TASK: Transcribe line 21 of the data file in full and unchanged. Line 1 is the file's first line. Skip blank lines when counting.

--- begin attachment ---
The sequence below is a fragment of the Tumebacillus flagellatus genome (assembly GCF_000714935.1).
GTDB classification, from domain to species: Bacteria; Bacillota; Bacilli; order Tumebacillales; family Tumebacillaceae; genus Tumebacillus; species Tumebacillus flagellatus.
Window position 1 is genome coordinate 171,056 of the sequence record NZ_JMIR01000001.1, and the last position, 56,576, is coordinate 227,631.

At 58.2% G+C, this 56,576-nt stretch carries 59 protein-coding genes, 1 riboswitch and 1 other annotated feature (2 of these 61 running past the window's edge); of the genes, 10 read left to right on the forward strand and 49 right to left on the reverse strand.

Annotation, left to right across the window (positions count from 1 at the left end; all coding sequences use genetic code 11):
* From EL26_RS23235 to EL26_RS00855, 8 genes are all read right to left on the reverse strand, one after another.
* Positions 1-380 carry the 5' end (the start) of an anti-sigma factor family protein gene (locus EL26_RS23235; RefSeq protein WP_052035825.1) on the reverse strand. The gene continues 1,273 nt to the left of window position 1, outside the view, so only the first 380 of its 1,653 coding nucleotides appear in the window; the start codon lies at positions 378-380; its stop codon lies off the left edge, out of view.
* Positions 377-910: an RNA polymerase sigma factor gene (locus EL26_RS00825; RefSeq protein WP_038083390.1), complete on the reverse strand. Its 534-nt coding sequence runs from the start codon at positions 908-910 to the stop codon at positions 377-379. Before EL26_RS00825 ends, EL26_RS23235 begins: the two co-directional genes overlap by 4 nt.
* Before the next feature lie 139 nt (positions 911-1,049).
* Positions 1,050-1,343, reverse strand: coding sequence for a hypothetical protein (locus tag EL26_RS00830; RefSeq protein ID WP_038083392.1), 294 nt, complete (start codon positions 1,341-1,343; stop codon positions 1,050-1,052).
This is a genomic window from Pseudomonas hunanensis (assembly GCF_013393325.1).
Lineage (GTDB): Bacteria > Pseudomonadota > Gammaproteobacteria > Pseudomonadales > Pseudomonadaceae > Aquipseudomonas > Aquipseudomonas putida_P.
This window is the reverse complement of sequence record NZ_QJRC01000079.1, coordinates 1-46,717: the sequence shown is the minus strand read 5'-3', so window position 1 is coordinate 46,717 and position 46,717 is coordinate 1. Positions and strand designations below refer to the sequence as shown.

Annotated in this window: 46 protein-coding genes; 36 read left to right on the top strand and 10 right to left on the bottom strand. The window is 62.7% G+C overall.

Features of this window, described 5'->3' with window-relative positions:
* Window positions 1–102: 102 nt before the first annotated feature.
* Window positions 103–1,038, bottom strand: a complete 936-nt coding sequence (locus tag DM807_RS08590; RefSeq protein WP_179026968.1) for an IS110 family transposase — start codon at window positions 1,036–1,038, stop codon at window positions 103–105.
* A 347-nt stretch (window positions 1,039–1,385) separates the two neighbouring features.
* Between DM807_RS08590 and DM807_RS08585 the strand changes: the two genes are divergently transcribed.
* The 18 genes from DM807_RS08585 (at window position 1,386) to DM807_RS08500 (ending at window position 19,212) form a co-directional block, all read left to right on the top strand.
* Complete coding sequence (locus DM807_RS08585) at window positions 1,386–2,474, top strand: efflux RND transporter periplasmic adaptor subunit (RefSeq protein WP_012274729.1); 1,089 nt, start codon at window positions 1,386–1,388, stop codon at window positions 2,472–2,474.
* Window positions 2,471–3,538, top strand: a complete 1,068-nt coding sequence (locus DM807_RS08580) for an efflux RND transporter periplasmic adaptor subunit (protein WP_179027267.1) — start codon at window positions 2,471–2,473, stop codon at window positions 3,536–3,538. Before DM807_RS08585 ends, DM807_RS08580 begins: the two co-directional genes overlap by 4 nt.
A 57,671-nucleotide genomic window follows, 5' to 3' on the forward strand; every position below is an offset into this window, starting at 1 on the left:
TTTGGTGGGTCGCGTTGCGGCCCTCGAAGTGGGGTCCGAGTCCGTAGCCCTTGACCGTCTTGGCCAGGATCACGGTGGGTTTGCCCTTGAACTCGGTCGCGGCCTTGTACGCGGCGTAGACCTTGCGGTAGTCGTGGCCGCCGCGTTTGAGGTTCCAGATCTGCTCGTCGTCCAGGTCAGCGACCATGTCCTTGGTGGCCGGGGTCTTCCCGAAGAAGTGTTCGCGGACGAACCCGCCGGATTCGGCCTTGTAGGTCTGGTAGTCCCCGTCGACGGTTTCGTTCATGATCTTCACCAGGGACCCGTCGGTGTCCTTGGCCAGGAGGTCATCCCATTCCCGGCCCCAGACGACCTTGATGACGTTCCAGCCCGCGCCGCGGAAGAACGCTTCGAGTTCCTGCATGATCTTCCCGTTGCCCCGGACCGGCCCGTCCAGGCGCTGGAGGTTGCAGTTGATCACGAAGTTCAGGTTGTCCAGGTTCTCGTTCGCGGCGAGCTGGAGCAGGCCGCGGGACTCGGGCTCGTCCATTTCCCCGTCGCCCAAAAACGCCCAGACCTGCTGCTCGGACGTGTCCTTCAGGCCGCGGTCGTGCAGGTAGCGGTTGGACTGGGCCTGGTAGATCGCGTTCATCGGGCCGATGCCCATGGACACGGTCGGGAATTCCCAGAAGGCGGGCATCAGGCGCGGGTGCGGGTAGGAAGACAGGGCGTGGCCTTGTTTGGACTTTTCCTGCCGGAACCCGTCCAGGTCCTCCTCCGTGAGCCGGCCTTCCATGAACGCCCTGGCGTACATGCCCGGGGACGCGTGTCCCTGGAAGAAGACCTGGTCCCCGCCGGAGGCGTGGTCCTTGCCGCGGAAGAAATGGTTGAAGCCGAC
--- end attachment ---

* Complete coding sequence (locus DM807_RS08585) at window positions 1,386–2,474, top strand: efflux RND transporter periplasmic adaptor subunit (RefSeq protein WP_012274729.1); 1,089 nt, start codon at window positions 1,386–1,388, stop codon at window positions 2,472–2,474.